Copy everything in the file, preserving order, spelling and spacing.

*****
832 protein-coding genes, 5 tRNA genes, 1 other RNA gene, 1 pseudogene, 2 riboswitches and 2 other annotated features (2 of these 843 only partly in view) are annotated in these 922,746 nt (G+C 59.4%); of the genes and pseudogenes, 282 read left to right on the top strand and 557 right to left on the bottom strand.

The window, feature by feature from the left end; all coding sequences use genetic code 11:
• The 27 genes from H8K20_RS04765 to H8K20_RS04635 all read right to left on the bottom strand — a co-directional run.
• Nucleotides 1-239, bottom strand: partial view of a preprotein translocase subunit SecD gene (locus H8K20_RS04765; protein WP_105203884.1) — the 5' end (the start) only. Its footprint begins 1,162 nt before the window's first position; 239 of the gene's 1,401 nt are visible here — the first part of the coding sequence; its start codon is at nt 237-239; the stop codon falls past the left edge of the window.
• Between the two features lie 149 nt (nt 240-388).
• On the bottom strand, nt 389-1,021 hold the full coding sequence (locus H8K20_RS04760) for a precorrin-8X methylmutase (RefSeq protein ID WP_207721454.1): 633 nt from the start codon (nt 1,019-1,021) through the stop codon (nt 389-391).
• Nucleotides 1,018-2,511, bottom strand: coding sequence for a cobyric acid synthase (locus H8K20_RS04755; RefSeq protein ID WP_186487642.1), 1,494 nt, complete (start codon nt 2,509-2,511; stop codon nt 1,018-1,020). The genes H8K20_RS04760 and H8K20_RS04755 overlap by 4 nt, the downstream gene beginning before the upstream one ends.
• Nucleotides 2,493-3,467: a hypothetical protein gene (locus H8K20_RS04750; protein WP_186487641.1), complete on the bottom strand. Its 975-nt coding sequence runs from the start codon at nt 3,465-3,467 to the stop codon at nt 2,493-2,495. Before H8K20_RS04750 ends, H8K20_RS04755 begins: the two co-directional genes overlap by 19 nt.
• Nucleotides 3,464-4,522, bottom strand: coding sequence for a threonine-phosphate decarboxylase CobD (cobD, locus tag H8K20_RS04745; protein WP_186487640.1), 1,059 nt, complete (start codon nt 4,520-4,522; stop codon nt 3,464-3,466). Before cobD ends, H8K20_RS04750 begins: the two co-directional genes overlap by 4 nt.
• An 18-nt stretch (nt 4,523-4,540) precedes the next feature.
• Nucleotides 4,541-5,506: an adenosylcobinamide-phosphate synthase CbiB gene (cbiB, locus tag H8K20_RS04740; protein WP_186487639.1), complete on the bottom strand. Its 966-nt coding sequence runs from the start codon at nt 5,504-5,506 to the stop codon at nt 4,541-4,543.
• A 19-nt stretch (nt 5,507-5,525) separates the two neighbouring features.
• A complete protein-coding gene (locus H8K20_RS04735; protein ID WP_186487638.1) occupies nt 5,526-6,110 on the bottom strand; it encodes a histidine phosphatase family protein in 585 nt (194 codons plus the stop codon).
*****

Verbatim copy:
832 protein-coding genes, 5 tRNA genes, 1 other RNA gene, 1 pseudogene, 2 riboswitches and 2 other annotated features (2 of these 843 only partly in view) are annotated in these 922,746 nt (G+C 59.4%); of the genes and pseudogenes, 282 read left to right on the top strand and 557 right to left on the bottom strand.

The window, feature by feature from the left end; all coding sequences use genetic code 11:
• The 27 genes from H8K20_RS04765 to H8K20_RS04635 all read right to left on the bottom strand — a co-directional run.
• Nucleotides 1-239, bottom strand: partial view of a preprotein translocase subunit SecD gene (locus H8K20_RS04765; protein WP_105203884.1) — the 5' end (the start) only. Its footprint begins 1,162 nt before the window's first position; 239 of the gene's 1,401 nt are visible here — the first part of the coding sequence; its start codon is at nt 237-239; the stop codon falls past the left edge of the window.
• Between the two features lie 149 nt (nt 240-388).
• On the bottom strand, nt 389-1,021 hold the full coding sequence (locus H8K20_RS04760) for a precorrin-8X methylmutase (RefSeq protein ID WP_207721454.1): 633 nt from the start codon (nt 1,019-1,021) through the stop codon (nt 389-391).
• Nucleotides 1,018-2,511, bottom strand: coding sequence for a cobyric acid synthase (locus H8K20_RS04755; RefSeq protein ID WP_186487642.1), 1,494 nt, complete (start codon nt 2,509-2,511; stop codon nt 1,018-1,020). The genes H8K20_RS04760 and H8K20_RS04755 overlap by 4 nt, the downstream gene beginning before the upstream one ends.
• Nucleotides 2,493-3,467: a hypothetical protein gene (locus H8K20_RS04750; protein WP_186487641.1), complete on the bottom strand. Its 975-nt coding sequence runs from the start codon at nt 3,465-3,467 to the stop codon at nt 2,493-2,495. Before H8K20_RS04750 ends, H8K20_RS04755 begins: the two co-directional genes overlap by 19 nt.
• Nucleotides 3,464-4,522, bottom strand: coding sequence for a threonine-phosphate decarboxylase CobD (cobD, locus tag H8K20_RS04745; protein WP_186487640.1), 1,059 nt, complete (start codon nt 4,520-4,522; stop codon nt 3,464-3,466). Before cobD ends, H8K20_RS04750 begins: the two co-directional genes overlap by 4 nt.
• An 18-nt stretch (nt 4,523-4,540) precedes the next feature.
• Nucleotides 4,541-5,506: an adenosylcobinamide-phosphate synthase CbiB gene (cbiB, locus tag H8K20_RS04740; protein WP_186487639.1), complete on the bottom strand. Its 966-nt coding sequence runs from the start codon at nt 5,504-5,506 to the stop codon at nt 4,541-4,543.
• A 19-nt stretch (nt 5,507-5,525) separates the two neighbouring features.
• A complete protein-coding gene (locus H8K20_RS04735; protein ID WP_186487638.1) occupies nt 5,526-6,110 on the bottom strand; it encodes a histidine phosphatase family protein in 585 nt (194 codons plus the stop codon).